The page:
A New Year, some suggested reading

I kind of let this blog go over the past year and a half. This was partly due to time but mostly out of a lack of interest.  However, I intend to share more writing and pictures in the future.

Now, if you’ll pardon the cross-post, I have two suggested and somewhat intertwined reads on Japanese photography-

1. via the new site for longform writing on photography, papercuts:

To look is everything: Yasuhiro Ishimoto, Masahisa Fukase and Shomei Tomatsu 

In 2012 three of Japan’s most distinctive and influential photographic voices, Masahisa Fukase, Yasuhiro Ishimoto and Shomei Tomatsu, passed away. Is a certain approach to photography fading away?

Written for IMA magazine vol.3 by writer Marc Feustel

 

 

2. via the excellent Trans Asia Photography Review:

Distinctiveness versus Universality: Reconsidering New Japanese Photography

Art historian Yoshiaki Kai brings to light details of the creation of the 1974 MOMA show New Japanese Photography, a collaborative exhibition between John Szarkowski and the legendary editor Shoji Yamagishi. The entire piece is fascinating, and the excerpts from the critics encountering the work are quite interesting:

Bewildered by Moriyama’s work, the photo critic Andy Grundberg could not resist suggesting: “Daidoh [sic] Moriyama . . . is considered the doyen of the current generation of young photographers, but from the selection here one might think he was four or five photographers—all members of a degraded camera club.”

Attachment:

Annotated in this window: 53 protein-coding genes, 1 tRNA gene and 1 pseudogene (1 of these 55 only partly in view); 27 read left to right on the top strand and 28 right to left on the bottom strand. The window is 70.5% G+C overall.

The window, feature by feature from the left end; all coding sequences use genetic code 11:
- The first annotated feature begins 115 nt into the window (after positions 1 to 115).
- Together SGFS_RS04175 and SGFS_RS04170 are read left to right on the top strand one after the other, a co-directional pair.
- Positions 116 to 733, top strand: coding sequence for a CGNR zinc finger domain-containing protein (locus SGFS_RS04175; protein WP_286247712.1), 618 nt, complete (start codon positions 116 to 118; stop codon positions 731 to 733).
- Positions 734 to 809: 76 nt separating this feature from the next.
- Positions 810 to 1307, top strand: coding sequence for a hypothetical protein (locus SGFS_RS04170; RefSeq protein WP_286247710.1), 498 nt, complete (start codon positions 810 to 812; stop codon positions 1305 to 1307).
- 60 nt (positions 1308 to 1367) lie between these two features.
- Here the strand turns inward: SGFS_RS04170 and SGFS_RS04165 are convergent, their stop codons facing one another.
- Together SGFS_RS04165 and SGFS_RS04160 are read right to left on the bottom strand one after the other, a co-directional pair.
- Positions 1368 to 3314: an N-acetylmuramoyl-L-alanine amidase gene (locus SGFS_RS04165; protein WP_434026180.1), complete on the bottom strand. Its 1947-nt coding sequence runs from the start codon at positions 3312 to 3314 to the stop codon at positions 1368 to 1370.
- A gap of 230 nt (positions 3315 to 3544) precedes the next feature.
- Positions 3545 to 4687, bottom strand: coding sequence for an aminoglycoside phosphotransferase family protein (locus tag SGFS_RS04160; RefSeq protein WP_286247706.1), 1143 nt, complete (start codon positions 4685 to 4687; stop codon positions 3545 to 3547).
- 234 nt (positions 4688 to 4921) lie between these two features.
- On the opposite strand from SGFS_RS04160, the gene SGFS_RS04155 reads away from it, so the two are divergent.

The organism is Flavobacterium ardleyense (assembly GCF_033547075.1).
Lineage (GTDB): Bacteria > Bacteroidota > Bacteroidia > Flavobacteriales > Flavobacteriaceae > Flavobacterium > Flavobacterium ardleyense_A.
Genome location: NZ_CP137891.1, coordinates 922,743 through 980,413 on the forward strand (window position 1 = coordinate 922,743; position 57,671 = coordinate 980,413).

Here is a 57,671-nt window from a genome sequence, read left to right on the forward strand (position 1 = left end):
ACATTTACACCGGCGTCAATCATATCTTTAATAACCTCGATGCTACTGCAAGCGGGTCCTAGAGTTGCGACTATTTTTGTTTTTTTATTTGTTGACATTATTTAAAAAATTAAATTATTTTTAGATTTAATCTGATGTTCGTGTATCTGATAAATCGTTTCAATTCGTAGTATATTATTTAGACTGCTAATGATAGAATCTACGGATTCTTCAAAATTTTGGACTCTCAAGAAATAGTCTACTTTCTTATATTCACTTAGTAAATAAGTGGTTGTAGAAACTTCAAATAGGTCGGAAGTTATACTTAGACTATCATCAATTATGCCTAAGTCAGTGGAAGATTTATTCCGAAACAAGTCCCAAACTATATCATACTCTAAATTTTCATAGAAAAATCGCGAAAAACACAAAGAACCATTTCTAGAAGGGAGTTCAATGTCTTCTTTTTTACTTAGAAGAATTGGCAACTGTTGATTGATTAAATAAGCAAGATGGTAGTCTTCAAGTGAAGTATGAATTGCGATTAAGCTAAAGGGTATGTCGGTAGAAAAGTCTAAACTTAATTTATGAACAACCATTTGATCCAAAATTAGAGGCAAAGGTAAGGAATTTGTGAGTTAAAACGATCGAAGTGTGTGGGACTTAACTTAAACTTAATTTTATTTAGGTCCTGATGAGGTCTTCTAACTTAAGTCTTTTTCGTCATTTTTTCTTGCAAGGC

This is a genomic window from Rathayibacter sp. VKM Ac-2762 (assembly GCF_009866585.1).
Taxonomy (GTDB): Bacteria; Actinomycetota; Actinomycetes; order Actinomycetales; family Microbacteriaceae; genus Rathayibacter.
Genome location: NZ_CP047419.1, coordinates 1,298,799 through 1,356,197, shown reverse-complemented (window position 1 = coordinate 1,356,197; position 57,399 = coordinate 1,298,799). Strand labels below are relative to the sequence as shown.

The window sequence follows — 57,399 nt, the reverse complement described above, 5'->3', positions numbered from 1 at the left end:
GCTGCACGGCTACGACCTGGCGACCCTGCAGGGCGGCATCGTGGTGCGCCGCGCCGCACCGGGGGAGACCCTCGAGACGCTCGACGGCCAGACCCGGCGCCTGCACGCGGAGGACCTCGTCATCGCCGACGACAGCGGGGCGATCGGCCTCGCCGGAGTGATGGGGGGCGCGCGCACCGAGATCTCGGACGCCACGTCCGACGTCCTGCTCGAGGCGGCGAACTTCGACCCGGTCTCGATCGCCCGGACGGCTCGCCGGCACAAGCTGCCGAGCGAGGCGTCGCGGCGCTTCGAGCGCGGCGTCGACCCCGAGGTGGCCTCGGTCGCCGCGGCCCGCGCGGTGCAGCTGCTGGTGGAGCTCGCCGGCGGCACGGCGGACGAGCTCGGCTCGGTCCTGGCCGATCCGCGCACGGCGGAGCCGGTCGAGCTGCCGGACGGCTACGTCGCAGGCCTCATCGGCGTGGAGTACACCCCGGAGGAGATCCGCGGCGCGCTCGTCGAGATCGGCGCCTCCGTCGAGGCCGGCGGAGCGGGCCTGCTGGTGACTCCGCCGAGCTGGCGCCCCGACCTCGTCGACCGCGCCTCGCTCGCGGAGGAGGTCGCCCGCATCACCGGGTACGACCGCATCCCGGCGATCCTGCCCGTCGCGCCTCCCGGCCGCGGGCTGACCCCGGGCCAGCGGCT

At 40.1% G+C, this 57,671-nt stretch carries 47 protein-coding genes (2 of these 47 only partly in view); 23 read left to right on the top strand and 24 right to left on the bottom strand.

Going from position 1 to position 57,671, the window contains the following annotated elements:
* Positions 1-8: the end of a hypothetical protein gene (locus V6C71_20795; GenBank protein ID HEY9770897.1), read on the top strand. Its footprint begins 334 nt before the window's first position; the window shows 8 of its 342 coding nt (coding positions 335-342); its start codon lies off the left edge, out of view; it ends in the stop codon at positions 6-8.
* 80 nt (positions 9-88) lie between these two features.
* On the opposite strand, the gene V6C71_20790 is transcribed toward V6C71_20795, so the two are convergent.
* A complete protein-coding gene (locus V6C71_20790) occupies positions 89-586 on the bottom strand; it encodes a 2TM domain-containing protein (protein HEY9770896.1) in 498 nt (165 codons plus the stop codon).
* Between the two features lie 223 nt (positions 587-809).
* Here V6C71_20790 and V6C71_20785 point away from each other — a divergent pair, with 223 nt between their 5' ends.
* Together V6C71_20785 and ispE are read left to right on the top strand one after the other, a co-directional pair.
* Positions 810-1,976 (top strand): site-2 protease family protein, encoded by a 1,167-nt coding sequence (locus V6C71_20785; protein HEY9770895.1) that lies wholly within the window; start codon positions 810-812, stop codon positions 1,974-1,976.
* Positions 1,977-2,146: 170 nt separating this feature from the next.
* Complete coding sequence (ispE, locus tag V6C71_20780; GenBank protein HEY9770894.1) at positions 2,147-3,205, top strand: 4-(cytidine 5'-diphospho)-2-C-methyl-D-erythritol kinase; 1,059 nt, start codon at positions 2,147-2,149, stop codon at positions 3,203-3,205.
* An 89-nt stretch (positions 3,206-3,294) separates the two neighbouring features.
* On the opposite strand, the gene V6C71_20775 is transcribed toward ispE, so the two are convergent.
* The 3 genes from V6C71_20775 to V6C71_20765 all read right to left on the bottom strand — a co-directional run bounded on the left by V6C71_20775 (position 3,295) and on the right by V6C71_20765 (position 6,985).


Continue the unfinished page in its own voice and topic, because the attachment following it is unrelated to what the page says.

3 thoughts on “A New Year, some suggested reading

  1. Good to know that you’re planning to post more content here in the future.
    I’ve been enjoying your short but opinionated writings on what photography should be on your Tumblrs and hope to see more of that here. Your thoughts and philosophy are certainly refreshing in times like this.

    Cheers!

  2. Thanks- glad to hear that it is of interest to some people. It’s bound to be limited by my own personal interaction with photography on the kinds of terms I’ve established myself. I figure the only possible route would be to write along those lines.

    Zfra, you sure were lucky to have gotten the “fakemail” address on a site called “nisemono.net”. I would have thought that would have been one of the first ones to be picked up. (smiley emoticon)

  3. Haha, I was certainly not expecting a witty comment about my ironically crafted fake email address.

    Don’t feel shy about writing such things. I’m sure that many other photographers (including myself) share the same opinions and love to see like-minded people being outspoken about it, as the Internet today is chock full of “photo personalities” preaching certain kinds of photography. Keep on writing (and looking).

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